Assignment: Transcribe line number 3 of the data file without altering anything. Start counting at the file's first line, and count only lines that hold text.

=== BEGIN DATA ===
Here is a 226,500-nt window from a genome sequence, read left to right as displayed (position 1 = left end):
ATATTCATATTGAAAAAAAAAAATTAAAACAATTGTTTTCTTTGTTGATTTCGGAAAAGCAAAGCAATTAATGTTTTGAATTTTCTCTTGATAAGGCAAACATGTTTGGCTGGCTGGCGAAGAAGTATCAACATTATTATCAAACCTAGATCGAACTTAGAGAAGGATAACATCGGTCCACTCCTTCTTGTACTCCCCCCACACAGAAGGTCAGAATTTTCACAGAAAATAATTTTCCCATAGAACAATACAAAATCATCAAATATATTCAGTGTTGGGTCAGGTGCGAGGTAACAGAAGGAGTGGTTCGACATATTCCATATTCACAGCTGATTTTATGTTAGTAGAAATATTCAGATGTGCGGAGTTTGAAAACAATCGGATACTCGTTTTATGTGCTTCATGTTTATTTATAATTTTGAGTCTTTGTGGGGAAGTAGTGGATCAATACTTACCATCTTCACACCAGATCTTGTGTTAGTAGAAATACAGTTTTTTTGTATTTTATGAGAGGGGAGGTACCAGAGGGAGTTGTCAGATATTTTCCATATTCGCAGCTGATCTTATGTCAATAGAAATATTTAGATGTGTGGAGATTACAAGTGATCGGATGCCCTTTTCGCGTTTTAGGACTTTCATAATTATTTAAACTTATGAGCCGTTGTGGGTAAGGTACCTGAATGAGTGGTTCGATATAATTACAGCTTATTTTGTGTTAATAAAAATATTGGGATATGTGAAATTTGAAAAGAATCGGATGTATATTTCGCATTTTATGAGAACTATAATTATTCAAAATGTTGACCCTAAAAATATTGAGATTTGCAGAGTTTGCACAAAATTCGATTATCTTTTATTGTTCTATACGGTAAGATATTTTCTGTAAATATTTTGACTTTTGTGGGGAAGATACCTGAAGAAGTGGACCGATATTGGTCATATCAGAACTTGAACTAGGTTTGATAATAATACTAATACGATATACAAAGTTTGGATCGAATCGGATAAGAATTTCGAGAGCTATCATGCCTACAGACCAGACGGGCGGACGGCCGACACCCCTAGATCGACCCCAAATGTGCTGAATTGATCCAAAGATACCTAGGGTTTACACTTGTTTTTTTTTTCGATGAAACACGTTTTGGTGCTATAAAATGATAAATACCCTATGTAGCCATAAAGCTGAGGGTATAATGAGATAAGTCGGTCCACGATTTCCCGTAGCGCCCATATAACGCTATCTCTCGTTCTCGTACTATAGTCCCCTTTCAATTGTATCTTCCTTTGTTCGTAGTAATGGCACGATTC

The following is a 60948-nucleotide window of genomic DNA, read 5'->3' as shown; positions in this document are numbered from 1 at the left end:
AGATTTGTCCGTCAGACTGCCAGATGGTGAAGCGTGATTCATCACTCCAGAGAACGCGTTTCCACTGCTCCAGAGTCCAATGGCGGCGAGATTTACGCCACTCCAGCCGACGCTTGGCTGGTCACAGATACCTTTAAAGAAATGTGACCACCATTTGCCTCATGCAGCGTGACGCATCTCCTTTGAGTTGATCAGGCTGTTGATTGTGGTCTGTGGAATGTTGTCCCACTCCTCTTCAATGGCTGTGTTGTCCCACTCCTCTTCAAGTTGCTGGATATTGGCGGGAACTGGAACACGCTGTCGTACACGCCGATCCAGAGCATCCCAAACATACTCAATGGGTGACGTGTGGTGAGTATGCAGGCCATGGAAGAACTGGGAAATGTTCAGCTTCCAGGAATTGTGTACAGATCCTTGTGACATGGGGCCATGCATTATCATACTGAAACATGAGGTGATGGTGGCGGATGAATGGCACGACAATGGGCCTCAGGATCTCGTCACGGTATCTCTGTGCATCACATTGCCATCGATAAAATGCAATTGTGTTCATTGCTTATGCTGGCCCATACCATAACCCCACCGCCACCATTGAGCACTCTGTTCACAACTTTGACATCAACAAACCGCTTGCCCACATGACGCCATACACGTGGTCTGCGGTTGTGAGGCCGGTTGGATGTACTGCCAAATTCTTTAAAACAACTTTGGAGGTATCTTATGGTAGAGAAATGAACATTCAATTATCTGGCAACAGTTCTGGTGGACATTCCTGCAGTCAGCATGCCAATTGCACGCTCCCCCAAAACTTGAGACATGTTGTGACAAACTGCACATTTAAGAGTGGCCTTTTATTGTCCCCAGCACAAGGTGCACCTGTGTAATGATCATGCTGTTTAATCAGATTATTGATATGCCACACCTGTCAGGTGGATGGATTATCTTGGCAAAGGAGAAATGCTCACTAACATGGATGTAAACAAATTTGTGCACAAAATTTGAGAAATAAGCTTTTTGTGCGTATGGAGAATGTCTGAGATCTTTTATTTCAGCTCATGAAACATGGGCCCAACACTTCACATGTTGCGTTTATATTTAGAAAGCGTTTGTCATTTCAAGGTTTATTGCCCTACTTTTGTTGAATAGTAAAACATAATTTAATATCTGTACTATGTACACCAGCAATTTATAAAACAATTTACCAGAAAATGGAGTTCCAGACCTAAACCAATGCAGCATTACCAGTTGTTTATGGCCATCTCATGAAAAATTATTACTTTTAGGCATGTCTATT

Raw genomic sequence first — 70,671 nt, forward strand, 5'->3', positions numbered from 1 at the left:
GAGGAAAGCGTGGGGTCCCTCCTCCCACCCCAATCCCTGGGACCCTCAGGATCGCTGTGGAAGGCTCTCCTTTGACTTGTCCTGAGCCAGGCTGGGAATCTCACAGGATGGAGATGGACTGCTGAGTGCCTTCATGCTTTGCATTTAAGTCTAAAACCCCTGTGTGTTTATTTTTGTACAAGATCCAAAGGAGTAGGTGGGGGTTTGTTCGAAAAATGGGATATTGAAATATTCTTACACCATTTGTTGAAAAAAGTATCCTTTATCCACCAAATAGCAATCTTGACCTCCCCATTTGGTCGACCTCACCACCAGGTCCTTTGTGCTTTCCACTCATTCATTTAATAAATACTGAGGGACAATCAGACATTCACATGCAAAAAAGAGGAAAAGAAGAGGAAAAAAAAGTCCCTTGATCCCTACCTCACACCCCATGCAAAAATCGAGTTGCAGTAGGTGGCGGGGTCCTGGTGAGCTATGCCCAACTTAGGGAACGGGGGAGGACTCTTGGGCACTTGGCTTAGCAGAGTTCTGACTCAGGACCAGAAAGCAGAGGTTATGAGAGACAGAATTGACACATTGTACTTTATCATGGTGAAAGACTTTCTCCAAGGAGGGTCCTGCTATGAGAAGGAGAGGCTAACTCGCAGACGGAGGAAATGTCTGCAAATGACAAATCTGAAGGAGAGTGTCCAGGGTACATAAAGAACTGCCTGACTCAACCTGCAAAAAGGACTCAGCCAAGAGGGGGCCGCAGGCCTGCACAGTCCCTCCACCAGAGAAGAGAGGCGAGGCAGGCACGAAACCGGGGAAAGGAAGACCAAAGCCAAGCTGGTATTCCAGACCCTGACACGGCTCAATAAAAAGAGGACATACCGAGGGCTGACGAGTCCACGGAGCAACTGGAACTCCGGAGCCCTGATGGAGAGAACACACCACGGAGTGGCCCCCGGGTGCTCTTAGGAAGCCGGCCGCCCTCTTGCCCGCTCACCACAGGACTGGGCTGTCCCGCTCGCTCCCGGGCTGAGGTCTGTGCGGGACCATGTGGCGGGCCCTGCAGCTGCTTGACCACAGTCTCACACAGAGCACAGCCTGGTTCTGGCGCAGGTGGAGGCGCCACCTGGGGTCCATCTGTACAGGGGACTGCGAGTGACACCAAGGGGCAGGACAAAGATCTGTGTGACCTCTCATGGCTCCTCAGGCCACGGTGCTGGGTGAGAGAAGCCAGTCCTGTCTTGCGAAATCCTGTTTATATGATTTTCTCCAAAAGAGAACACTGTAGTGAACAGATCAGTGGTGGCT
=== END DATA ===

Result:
The following is a 60948-nucleotide window of genomic DNA, read 5'->3' as shown; positions in this document are numbered from 1 at the left end: